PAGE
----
Crowdfunding has become an increasingly important source of financial support for independent local journalism, and can also strengthen a news site's connection to and engagement with readers and the community.
Three LION members — Brian Wheeler of Charlottesville Tomorrow, Dylan Smith of the Tucson Sentinel, and Traven Rice of The Lo-Down in New York City's Lower East Side — spoke July 8 about their successes and failures with crowdfunding special projects, new technology, and even an additional reporter.
The webinar was the fifth in LION's monthly series.
Charlottesville Tomorrow's crowfunding projects have included an effort to expand into covering local schools, which raised more than $17,000, and a project to build 3D models of a major local transportation project, which raised more than $7,000.
The Tucson Sentinel raised more than $13,000 in a Kickstarter campaign for a project to photograph the entire Arizona-Mexico border.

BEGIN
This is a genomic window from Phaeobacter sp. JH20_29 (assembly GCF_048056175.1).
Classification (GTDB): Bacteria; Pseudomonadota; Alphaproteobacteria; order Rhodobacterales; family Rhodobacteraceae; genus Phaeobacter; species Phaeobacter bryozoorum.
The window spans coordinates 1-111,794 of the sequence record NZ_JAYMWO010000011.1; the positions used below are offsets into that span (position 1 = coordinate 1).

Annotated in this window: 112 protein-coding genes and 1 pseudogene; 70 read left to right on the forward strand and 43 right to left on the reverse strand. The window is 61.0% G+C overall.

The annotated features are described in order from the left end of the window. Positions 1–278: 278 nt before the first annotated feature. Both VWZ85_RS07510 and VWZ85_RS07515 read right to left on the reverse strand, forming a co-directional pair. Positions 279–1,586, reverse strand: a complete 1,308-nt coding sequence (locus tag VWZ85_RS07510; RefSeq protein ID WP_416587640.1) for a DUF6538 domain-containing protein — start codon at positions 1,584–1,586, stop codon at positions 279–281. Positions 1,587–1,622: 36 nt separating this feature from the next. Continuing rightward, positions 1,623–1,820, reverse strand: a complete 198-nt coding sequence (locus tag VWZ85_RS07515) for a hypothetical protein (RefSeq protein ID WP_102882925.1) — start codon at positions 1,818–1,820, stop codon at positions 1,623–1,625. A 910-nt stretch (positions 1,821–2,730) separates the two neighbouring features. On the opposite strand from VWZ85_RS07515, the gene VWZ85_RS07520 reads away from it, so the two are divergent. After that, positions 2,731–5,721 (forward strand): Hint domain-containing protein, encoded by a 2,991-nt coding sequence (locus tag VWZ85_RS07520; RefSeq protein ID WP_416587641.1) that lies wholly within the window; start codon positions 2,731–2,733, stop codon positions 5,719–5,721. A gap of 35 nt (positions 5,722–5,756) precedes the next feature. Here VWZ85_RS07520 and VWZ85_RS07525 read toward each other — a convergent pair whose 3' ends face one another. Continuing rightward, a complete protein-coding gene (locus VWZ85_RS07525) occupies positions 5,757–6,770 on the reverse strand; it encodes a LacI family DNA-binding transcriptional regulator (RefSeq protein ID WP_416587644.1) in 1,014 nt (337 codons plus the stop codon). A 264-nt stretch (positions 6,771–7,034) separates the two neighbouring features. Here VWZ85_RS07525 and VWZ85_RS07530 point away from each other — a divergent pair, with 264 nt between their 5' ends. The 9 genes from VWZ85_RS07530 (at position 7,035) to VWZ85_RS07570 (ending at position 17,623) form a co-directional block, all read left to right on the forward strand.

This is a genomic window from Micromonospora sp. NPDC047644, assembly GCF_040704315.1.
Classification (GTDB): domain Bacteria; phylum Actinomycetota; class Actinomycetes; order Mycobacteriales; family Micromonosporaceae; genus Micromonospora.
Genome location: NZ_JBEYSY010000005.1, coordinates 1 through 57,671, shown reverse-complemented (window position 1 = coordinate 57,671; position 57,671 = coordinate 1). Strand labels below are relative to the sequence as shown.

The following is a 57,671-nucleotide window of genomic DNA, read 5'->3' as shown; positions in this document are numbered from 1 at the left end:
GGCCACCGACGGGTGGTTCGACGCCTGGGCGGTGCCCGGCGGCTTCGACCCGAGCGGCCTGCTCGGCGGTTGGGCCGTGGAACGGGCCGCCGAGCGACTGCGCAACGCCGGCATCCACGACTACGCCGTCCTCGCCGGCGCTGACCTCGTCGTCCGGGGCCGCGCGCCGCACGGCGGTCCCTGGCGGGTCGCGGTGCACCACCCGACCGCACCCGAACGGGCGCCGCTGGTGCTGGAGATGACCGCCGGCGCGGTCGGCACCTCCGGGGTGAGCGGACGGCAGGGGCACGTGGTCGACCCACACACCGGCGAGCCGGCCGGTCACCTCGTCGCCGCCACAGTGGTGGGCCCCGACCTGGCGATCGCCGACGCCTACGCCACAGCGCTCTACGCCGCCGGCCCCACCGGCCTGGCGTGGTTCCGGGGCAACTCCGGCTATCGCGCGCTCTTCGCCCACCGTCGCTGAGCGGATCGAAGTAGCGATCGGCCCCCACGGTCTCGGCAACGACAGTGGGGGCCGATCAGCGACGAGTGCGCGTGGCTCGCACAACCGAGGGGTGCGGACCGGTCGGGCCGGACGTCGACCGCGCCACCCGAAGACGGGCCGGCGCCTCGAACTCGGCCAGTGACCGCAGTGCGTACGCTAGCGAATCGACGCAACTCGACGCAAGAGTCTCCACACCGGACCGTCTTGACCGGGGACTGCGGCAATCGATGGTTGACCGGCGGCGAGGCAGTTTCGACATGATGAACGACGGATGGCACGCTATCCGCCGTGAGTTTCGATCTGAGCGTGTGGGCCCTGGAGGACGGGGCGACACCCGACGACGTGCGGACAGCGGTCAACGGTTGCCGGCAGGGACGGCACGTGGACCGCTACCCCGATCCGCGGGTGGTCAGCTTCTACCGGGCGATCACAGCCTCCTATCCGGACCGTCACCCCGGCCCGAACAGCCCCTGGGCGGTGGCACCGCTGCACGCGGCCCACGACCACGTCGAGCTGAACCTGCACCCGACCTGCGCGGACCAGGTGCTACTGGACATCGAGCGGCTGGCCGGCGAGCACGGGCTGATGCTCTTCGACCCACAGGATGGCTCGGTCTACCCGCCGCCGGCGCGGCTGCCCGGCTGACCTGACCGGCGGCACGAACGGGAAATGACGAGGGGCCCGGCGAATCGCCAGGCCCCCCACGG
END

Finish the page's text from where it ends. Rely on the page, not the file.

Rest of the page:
The Lo-Down raised more than $27,000 to launch a year-long reporting initiative to find solutions for the long-term survival small businesses on the Lower East Side.
CLICK HERE TO WATCH THE REPLAY. (You will need to fill in your name and email.)
Wheeler's slides from the webinar are here: www.cvilletomorrow.org/page/lion
Wheeler and Smith also spoke on the crowdfunding at LION's conference in Philadelphia in June.
What our independent news experts learned from auditing 75 news businesses
Takeaways from the LION-GNI Sustainability Audits and Funding program
How to measure and market your impact ft. Angie Cirone and Anjanette Delgado
A LION conversation about telling your newsroom’s story, hosted by Outlier Media executive director Candice Fortman.
3 fundraising myths that could be holding your news business back
How measuring and marketing your impact can help you make the most of fundraising season, even as a for–profit publisher.